It is almost always completely dark in the ocean depths. But sometimes something also lights up as the sunlight is no longer enough. Bioluminescence is the name of the phenomenon when living things emit visible light through chemical reactions. It is known, among other things, from various deep-sea fish, but also from jellyfish, shrimp, and squid. Researchers outside New Zealand have now discovered that three shark species have also mastered the illumination trick, which was previously unknown.
In the specialized journal “Frontiers in Marine Sciences” A group led by Jerome Malevitt of the Catholic University of Leuven, Belgium, reported observations of Chatham altitude off the east coast of New Zealand in January 2020. They observed that black-colored sharks and southern lantern sharks could emit light. It has a bluish shimmer and can be seen mainly in the stomach area of animals.
“It is becoming increasingly clear that the production of light in depths must play an important role in structuring the largest ecosystem on our planet,” the researchers write in their report. Especially interesting: the chocolate shark has a body length of 1.8 meters, and it is also the largest vertebrate that can shine so far. The five-and-a-half meters long and very rarely basking mouth shark would also likely use bioluminescence. Indeed The researchers assumeThe glow here is caused by the captured plankton and the shark is only reflecting light.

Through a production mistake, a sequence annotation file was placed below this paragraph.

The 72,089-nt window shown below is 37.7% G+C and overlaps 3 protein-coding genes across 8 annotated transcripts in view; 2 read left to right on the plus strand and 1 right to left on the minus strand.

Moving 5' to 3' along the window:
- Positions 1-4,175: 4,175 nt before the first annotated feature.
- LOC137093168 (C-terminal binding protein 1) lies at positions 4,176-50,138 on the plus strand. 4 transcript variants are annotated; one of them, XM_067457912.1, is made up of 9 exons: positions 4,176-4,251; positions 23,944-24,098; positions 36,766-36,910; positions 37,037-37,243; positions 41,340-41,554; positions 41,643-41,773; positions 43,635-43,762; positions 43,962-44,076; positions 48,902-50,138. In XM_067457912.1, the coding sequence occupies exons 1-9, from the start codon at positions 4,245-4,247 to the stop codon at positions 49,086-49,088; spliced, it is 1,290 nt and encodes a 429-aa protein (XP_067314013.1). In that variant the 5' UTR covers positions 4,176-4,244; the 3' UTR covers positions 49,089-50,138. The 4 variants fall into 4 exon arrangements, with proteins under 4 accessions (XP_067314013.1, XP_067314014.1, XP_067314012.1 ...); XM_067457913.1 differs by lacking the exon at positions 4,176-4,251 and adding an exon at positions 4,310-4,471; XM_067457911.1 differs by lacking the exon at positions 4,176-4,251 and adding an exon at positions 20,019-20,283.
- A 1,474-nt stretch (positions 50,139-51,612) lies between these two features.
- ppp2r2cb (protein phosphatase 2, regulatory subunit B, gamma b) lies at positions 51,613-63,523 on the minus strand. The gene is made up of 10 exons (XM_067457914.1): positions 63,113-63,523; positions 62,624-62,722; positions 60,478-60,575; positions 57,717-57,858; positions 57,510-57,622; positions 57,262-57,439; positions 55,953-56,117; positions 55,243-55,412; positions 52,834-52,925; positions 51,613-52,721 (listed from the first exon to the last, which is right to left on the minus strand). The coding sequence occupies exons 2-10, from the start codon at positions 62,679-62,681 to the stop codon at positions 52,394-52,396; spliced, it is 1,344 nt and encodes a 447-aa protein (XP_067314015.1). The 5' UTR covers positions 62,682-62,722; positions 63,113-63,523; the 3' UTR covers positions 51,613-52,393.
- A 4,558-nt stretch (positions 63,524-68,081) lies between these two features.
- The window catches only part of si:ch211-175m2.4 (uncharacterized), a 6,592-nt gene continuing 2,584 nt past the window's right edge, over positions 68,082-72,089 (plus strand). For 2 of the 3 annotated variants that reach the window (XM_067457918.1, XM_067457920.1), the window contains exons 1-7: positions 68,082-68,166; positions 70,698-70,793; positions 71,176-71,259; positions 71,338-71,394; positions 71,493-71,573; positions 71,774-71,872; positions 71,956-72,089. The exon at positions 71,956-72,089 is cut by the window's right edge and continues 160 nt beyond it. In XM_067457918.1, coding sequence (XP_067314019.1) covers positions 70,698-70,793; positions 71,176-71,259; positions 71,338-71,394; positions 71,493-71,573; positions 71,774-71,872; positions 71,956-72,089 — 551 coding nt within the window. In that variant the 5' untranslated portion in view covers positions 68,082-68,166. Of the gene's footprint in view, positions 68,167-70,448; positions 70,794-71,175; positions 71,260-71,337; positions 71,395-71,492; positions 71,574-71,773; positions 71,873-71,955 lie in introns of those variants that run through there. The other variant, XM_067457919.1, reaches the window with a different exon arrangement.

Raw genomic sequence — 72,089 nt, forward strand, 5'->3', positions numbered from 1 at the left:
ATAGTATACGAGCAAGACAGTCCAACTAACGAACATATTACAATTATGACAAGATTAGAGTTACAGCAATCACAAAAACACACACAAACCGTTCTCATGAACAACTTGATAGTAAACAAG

The three species of sharks we are talking about now live in the mysterious world of the so-called Mesopelagic region, at depths of 200 to 1000 meters. An interesting question is what really brings animals their ability to shine here. A light belly may help them not to be seen easily from below because the contrast between the backlight and the light water surface is no longer too great. Or maybe it has to do with being able to search the ocean floor better in search of food.